Live from AACR. Can two powerful weapons against cancer be even better as a team? Our expert panel discusses the future of combination therapies

The more we learn about the mechanism or mechanisms that lead to cancer the better have become at attacking it. Non-specific chemotherapy agents have given way to more targeted therapies that stop tumor growth by targeting specific genes or proteins found in cancer cells that enable it to proliferate. However, while many patients respond favorably at first, tumors frequently acquire resistance to the drugs.

Immunotherapies represent the latest wave of cancer drugs. While they are much more durable than targeted therapies, they only work in a small percentage of patients.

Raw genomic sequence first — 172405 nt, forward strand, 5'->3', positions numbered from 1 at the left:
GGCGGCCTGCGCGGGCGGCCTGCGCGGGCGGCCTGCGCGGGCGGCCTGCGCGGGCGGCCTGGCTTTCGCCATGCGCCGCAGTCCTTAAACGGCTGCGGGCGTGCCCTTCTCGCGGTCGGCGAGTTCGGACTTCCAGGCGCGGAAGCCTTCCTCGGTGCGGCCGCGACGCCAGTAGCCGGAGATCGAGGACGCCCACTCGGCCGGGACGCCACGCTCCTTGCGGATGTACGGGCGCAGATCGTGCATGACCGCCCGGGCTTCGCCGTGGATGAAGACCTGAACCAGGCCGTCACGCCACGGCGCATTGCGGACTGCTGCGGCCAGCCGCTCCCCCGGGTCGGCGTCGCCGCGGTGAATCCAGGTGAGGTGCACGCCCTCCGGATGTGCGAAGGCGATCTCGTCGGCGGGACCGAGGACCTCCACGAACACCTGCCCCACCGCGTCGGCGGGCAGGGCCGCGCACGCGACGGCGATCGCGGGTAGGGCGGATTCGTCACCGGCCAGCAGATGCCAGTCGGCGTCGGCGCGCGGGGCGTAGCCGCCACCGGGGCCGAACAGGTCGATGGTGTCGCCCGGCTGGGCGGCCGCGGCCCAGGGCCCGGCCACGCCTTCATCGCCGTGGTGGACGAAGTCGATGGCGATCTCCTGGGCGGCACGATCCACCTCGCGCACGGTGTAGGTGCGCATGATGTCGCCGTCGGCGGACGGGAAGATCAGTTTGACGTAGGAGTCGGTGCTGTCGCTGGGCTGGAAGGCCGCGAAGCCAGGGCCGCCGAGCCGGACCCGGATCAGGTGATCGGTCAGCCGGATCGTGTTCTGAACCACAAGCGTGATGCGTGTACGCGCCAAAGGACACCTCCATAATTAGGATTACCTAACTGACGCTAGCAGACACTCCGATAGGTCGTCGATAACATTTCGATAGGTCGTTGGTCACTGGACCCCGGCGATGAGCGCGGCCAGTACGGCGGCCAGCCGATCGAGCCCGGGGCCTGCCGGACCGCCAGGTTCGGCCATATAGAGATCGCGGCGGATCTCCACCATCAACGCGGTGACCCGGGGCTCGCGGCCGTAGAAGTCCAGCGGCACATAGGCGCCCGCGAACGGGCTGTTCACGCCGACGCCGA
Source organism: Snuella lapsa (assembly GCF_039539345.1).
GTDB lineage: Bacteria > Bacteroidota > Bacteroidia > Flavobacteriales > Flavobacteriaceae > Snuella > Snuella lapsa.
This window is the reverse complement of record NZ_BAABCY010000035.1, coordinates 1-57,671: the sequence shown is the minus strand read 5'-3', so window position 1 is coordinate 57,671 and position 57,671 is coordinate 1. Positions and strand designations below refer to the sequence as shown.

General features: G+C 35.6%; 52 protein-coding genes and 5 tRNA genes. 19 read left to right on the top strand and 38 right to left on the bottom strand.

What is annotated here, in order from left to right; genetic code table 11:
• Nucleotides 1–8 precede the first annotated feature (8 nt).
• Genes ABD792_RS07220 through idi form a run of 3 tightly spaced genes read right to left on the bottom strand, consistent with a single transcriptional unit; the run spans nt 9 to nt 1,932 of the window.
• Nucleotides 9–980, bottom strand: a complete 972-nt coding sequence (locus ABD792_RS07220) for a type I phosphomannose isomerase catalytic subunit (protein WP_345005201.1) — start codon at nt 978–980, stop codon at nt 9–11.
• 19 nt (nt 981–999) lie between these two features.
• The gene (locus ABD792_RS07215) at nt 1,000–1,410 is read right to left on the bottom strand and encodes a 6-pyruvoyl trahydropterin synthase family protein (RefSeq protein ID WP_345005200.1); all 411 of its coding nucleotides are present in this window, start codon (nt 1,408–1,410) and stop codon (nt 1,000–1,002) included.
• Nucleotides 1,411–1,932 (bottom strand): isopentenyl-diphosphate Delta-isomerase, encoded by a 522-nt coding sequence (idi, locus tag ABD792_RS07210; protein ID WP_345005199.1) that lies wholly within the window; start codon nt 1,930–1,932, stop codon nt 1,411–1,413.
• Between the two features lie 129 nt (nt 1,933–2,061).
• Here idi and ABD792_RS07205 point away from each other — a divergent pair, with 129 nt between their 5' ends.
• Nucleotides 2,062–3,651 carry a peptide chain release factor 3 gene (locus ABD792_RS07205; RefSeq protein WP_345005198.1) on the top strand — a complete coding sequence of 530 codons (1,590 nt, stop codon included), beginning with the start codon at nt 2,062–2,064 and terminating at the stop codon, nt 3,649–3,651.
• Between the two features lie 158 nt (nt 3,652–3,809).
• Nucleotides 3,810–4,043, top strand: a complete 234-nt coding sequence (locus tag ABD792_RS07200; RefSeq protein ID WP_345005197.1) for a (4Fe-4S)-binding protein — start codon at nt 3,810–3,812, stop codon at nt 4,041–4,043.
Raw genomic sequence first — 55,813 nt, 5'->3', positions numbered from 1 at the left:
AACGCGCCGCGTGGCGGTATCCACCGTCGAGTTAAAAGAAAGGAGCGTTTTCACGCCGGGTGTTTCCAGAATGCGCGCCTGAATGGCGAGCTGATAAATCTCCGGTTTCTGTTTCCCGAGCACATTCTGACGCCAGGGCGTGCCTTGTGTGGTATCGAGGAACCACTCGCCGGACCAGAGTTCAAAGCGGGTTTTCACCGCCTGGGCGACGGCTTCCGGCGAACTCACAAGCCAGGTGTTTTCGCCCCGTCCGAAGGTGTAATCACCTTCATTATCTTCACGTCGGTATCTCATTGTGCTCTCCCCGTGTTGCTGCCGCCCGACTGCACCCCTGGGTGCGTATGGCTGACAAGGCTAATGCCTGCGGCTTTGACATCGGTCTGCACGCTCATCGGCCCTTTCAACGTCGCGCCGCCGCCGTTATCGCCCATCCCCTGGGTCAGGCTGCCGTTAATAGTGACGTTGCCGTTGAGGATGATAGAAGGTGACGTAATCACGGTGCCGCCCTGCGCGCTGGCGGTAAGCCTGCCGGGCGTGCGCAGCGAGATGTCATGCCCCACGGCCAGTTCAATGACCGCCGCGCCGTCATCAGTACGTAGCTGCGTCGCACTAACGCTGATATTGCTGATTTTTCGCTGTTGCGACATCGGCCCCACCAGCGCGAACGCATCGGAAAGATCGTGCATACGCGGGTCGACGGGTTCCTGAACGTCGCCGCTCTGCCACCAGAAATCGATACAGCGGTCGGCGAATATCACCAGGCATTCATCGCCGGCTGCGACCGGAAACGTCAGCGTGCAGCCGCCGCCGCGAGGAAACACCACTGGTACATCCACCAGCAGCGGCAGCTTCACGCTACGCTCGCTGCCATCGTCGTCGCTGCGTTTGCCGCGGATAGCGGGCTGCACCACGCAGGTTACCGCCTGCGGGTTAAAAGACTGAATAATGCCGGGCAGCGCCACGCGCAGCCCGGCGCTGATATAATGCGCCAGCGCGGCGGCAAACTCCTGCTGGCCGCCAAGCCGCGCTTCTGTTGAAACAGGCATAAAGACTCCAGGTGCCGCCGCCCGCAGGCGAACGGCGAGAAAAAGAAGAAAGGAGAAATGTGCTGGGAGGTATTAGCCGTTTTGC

So it seems like a no-brainer. Combiner targeted and immunotherapies to achieve more long-lasting responses in greater numbers of patients?

If only it were that easy. Many researchers have designed trials in humans and in animals to test this strategy, and while there is early evidence in some cancers for potential synergy between targeted and immunotherapies, there are also downsides to the approach, there are concerns over added toxicity and whether these two powerful strategies could potentially clash with one another.

A panel moderated by Aidan Synnott, PhD, Executive Director of Discovery Oncology, considered these questions against the backdrop of the annual American Association of Cancer Research meeting in Washington, DC this week, combination therapies were a popular theme. Synnott was joined by Dr. Dejan Juric, Director of Translational Medicine at Massachusetts General Hospital and Jennifer King PhD, Director of Science & Research at the Lung Cancer Allianc

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